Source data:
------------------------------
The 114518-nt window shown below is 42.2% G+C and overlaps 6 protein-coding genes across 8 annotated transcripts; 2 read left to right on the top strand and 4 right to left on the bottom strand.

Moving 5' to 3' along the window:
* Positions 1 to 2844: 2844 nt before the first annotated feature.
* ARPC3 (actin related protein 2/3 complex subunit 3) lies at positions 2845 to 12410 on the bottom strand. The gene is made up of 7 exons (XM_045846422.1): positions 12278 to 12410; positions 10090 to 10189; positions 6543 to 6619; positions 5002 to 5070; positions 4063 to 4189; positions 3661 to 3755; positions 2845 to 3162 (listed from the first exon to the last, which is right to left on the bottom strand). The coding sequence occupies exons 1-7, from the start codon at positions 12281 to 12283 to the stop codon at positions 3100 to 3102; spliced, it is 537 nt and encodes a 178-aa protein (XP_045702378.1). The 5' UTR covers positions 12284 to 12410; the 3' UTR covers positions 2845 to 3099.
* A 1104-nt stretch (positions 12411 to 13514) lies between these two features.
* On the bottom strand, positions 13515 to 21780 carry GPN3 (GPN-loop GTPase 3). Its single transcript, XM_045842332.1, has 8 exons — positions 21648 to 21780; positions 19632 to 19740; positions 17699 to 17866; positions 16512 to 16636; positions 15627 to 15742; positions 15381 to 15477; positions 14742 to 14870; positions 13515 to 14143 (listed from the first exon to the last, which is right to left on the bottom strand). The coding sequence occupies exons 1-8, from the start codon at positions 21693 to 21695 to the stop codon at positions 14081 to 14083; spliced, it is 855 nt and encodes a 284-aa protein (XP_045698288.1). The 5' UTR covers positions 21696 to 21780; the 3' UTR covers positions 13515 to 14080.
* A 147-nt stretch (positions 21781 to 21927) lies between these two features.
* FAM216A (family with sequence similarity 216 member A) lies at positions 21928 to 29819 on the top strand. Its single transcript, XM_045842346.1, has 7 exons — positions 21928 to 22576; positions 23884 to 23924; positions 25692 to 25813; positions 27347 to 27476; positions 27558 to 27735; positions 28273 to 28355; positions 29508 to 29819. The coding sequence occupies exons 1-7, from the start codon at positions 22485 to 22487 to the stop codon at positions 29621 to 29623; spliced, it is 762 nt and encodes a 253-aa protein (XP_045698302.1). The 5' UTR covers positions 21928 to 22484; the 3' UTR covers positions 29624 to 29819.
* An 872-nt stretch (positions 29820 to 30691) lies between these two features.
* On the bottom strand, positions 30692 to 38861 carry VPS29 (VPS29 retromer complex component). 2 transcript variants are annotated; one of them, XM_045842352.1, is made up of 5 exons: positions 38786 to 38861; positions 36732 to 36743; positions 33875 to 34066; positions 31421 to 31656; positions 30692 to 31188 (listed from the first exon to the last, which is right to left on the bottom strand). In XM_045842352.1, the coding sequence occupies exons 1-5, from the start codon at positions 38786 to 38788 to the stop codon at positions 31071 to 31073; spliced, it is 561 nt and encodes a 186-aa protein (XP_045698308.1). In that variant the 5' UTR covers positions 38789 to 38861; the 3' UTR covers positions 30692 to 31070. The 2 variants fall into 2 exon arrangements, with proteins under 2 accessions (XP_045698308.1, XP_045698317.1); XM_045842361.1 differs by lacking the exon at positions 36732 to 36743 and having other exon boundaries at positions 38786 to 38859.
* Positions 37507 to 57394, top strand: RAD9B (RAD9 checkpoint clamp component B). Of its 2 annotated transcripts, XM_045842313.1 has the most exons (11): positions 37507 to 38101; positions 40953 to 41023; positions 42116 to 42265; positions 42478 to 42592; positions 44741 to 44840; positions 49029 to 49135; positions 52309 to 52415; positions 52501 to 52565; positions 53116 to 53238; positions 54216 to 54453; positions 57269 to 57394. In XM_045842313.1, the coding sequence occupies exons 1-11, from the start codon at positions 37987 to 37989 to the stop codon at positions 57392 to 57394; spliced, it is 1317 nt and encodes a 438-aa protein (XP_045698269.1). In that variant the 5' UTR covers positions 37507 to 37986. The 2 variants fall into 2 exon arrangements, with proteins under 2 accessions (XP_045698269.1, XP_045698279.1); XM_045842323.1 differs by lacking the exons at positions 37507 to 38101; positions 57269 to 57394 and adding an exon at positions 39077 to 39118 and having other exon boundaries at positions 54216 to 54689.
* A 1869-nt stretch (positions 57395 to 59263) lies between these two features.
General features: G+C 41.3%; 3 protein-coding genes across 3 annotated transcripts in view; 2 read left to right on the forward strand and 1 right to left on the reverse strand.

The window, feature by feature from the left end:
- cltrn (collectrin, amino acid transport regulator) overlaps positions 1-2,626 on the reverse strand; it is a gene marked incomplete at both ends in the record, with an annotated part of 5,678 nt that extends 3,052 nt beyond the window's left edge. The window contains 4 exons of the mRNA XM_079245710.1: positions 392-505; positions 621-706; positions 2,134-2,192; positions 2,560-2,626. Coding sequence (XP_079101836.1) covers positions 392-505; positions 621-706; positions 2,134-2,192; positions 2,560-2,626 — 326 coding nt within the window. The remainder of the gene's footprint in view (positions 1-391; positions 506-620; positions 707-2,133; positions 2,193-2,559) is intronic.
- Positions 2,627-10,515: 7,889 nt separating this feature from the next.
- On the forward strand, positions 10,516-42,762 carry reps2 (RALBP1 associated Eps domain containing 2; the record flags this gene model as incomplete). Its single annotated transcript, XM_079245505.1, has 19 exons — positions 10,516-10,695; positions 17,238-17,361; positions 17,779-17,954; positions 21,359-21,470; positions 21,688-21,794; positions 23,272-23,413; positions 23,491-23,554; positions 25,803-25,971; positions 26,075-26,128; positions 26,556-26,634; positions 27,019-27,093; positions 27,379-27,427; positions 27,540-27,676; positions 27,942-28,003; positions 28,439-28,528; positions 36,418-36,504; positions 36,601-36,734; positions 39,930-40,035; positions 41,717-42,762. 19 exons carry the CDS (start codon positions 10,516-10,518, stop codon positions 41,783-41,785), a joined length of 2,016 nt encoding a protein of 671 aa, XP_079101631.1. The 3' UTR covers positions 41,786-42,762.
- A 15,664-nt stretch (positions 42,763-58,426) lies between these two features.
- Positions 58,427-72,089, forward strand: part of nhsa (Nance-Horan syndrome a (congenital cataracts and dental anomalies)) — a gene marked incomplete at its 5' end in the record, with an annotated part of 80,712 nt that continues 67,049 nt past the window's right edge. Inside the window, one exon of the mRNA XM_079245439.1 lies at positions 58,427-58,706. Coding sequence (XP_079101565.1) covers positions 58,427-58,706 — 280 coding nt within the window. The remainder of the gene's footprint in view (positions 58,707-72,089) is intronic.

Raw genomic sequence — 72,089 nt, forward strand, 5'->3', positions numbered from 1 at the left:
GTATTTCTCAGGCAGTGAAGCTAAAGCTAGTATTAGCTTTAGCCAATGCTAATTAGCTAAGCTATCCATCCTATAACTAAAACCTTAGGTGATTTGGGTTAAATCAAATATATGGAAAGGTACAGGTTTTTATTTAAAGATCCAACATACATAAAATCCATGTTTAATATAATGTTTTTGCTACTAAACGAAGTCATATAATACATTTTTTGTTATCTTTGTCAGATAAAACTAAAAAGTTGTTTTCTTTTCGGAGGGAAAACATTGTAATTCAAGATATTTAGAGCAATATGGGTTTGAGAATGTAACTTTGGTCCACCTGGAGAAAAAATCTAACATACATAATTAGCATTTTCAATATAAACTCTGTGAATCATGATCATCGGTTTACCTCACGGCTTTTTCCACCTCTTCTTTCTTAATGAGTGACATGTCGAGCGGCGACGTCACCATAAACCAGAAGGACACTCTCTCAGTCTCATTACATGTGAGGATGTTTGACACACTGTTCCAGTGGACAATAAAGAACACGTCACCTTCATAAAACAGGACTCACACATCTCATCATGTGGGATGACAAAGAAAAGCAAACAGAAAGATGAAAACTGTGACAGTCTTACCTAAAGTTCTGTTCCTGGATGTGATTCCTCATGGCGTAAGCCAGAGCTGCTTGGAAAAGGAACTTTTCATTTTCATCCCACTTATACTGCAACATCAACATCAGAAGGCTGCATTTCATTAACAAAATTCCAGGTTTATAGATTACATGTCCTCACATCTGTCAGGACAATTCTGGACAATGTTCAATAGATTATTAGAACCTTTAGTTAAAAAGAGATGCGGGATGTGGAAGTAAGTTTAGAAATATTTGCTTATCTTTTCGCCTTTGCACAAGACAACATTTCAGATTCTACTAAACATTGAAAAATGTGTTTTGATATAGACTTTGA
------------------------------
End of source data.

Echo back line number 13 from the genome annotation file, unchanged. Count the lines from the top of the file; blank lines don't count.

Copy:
General features: G+C 41.3%; 3 protein-coding genes across 3 annotated transcripts in view; 2 read left to right on the forward strand and 1 right to left on the reverse strand.